• A set of sharpening stones and a strop—You’ll use these to sharpen all your edge tools to a razor edge. $50-155
  • An accurate combination square—Don’t buy a cheap combination square at the hardware store, as they tend to not be very accurate. Since accuracy is essential in woodworking, I recommend the Starrett, which is accurate and built to last a lifetime. $75
  • A set of chisels—1/4″, 3/8″, 1/2″, 3/4″ and 1″ will do to begin with and will handle any kind of joinery including mortise cutting. You can get a good set of chisels for $70-275.
  • A strong layout knife—A chip-carving knife is adequate to begin with, although I prefer to use a marking knife that we make here at the school. $20-65
  • A combination marking/mortise gauge—You’ll use this in laying out nearly all your joinery. $37-60
  • A small saw (dovetail or gent’s saw)—I recommend the Lie-Nielsen thin plate. You’ll use this for cutting dovetails and doing other fine work. $25-125
  • A tenon saw—You’ll use your tenon saw a lot when doing hand-joinery, so I recommend getting a well-made saw. Working with a sharp saw makes a huge difference. Although many saws don’t come from the factory sharp, they can be sharpened easily with a few simple tools. (We teach how to do that in our one-day sharpening class and our new online course at SustainLife.org.) $85-170
  • A panel saw—Often you can find these at antique stores. Look for Disston, if getting a used one. $10-220
  • A small hammer for joint assembly—I recommend a 10 oz. Warrington-style hammer. It has a flat head that doesn’t mar your work easily and is just the right weight. $10-25
  • A solid joiner’s mallet—At our shop, we make high-quality joiner’s mallets by hand. These are quite a bit larger and heavier than the carver’s mallets that are commonly available, and they are much more effective for joinery work. $45
  • Bech Plane

    Bench Plane

    A #4 or #4 1⁄2 smoothing plane—The smoothing plane is the first plane that I recommend and is one of the most used planes in my shop. I use it for smoothing the surfaces of the wood after it has come out of the planer. I also use it to shape wood. I recommend the Lie-Nielsen, or you can find a used Stanley on eBay. $75-325

  • A low angle block plane with an adjustable mouth—This plane is very handy for trimming end grain and easing the edges of your work. The adjustable mouth enables you to do very fine work. I recommend the Lie-Nielsen. $165
  • A Stanley #5—for roughing stock down. $25-275
  • A jointer plane either #7 or #8—Make sure that you get one that is flat. I recommend the Lie-Nielsen because it’s the only one that I know that is perfectly flat; or you can buy a used plane and flatten it. You’ll need this for getting edges perfectly flat and square in order to join larger pieces like table tops and dresser sides. $80-475
  • A brace—these are a “dime a dozen” on the used market. $20-100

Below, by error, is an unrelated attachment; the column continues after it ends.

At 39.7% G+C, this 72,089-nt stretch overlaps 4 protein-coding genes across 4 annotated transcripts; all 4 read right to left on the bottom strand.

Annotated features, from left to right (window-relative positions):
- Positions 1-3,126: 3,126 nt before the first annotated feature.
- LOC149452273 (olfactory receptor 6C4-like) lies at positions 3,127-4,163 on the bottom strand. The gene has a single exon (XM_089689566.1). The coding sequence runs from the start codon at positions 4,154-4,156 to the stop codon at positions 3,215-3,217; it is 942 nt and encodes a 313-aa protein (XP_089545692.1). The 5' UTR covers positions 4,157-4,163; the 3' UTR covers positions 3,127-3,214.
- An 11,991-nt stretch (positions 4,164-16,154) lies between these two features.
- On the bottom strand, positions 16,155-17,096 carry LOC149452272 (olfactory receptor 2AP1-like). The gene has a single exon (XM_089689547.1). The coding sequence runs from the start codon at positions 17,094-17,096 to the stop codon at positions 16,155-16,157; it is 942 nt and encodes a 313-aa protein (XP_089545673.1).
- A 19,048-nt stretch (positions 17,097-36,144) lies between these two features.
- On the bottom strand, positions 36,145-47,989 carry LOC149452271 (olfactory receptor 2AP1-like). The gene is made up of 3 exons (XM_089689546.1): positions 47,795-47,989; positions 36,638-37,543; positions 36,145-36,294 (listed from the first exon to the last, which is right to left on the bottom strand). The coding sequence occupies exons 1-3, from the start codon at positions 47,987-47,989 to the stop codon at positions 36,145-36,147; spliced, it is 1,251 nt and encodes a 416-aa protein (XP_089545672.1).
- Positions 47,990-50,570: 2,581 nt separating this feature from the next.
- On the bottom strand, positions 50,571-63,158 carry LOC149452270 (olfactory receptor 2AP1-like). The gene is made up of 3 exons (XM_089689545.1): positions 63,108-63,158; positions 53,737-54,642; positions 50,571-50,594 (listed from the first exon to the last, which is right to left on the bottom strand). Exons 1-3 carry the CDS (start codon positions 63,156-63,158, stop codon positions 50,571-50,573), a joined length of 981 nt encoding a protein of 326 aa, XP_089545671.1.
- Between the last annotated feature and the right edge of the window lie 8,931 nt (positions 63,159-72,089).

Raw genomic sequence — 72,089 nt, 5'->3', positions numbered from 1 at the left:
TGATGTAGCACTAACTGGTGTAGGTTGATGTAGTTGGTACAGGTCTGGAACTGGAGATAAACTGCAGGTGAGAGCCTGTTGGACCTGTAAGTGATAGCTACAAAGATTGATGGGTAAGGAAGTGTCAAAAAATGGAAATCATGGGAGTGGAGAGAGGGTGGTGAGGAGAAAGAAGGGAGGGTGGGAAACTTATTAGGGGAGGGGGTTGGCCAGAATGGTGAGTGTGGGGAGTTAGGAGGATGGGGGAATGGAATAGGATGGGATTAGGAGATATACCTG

• A set of bits for the brace—I prefer the Russell Jennings. $40-100
  • A router plane such as the Stanley #71—Although you can do a lot of joinery without the router, it is really handy for cleaning out the bottom of dados. A smaller version of the traditional router plane can be used for small dados and inlay work. $55-80
  • A flat-bottomed spokeshave—You’ll use the spokeshave for shaping curves and spokes on different furniture elements. You can also use it for other types of carving, including spoon-carving. The old Stanley #151 is great. $28-97
  • A card scraper—I use this tool for all my finish work. You can smooth wiry grain and figured woods. This tool is quite inexpensive but invaluable in the shop. I recommend either the Lie-Nielsen or the Bahco. $10-15
  • A Stanley #80 cabinet scraper—This tool works wonders when smoothing out a glued-up tabletop where you have differing grain direction. You can also use it to smooth wild grain where a plane just will not work. The only good ones are the old used ones. $25-55
  • A burnisher—for sharpening scrapers. $21-45

The simple list of hand tools above is a good place to start; then as you progress you will find you need more tools for specific projects. Some of those could include a plow plane, a low angle jack plane, a travisher and a drawknife.

As I mentioned before, buy the best tools you can afford, but don’t let the high prices of the best tools hold you back. I have purchased most of my personal tools in used condition from antique stores and estate sales. Even though I think there are some very fine tool makers now, every time I pick up one of my old tools with its rich patina and the well-worn feel of the handle, I feel a sense of connection to the craftsmen of old. It makes me aspire to do my best to carry on the craft.

Remember, if you are using only hand tools, you can turn a spare bedroom in the house into a workshop. Working with hand tools is quiet and doesn’t require much space. When you work with hand tools you don’t make much dust, just shavings!

Here’s a list of good tool suppliers.

The above was originally published as “Setting up Shop” in the SustainLife Journal. Check back soon for Frank’s take on woodworking machinery. Learn how to use your new (or old!) woodworking tools here on SustainLife.org.

New Online Courses

I am sure most of you know by now about our online woodworking series that we just launched. We are very excited about this new venture, as it really is a way to reach out to so many new people all across the country and even abroad. Not only that, but for all of you that have taken classes with us, I think you will find it very helpful to be able to go back and refresh all that you have learned.

FrankVideo

Here is an overview on how it works: